Former NSA deputy director Chris Inglis said this authority might be used to search for the target of a terrorist attack. As an example, Inglis said if the government was concerned that terrorists were plotting to attack the New York Stock Exchange, the NSA could search for the term “New York Stock Exchange” among the conversations it collected in its targeting of foreigners overseas.

    Wyden, Udall and other civil liberties advocates call this type of search a back-door loophole in the law that governs surveillance of Americans.

    “If a government agency thinks that a particular American is engaged in terrorism or espionage, the Fourth Amendment requires that the government secure a warrant or emergency authorization before monitoring his or her communications,” Wyden and Udall said.

    The Obama administration contends the searches are legal because they are searching information they lawfully obtained.

  • Chelsea Manning's New Lawyer Decries 35-Year Sentence
    Army Private Chelsea Manning’s 35-year sentence for leaking reams of classified information is out of proportion with the offenses for which she was convicted, the lawyer who will represent her in court-martial appeals said Tuesday.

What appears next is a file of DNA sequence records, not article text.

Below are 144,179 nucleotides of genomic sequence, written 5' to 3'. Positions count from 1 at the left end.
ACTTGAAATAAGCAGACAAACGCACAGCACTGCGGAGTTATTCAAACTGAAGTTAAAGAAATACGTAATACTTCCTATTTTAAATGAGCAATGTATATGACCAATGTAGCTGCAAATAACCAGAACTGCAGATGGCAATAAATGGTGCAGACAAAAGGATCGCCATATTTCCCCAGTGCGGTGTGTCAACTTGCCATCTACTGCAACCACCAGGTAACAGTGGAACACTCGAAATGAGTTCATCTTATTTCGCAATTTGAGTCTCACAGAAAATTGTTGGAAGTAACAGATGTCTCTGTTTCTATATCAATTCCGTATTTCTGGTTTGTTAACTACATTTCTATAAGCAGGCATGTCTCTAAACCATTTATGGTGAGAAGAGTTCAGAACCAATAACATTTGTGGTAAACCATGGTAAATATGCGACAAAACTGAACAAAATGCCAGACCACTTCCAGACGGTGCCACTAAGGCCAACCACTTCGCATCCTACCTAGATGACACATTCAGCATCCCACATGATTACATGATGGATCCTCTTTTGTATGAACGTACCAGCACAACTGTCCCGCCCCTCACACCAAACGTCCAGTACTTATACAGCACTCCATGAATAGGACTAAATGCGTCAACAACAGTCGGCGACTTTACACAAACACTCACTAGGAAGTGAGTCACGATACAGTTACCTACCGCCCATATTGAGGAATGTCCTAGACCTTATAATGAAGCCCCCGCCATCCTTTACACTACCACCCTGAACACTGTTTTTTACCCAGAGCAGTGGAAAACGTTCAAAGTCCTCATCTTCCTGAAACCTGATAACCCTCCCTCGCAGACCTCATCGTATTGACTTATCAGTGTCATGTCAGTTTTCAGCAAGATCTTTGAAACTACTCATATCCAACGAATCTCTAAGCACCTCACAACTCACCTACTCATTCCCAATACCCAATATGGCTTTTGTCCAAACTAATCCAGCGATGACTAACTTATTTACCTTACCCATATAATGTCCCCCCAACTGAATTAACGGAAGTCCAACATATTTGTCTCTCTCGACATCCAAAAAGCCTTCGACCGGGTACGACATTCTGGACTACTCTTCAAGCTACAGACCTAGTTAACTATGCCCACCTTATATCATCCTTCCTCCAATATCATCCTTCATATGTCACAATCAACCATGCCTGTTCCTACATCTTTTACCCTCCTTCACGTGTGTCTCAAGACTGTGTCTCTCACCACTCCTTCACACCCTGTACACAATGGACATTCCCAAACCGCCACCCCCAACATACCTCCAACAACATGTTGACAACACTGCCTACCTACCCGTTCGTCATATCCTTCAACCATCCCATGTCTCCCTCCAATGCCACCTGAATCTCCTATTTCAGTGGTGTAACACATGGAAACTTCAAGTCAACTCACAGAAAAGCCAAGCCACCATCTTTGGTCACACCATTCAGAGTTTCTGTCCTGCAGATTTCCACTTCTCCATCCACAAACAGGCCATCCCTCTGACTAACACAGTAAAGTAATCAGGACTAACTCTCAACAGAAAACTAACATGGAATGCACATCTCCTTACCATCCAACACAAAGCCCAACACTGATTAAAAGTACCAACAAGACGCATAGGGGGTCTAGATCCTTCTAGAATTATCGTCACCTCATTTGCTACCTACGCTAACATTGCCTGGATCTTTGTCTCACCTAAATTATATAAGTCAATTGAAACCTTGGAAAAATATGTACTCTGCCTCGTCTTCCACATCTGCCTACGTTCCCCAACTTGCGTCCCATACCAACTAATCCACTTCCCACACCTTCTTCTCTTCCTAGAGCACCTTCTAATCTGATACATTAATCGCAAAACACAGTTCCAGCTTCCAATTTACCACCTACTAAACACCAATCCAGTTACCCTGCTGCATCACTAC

Manning began serving her confinement at Fort Leavenworth, Kan., in August for sending hundreds of thousands of secret military and diplomatic documents, plus some battlefield video, to the anti-secrecy website WikiLeaks. Manning retained Albuquerque, N.M., attorney Nancy Hollander and her law partner Vincent Ward last month for the next phase of her military court proceedings. Hollander pointed out in a telephone interview that Manning’s sentence far exceeds the prison terms of 2 1/2 years or less that U.S. courts have given to others who disclosed government secrets to media.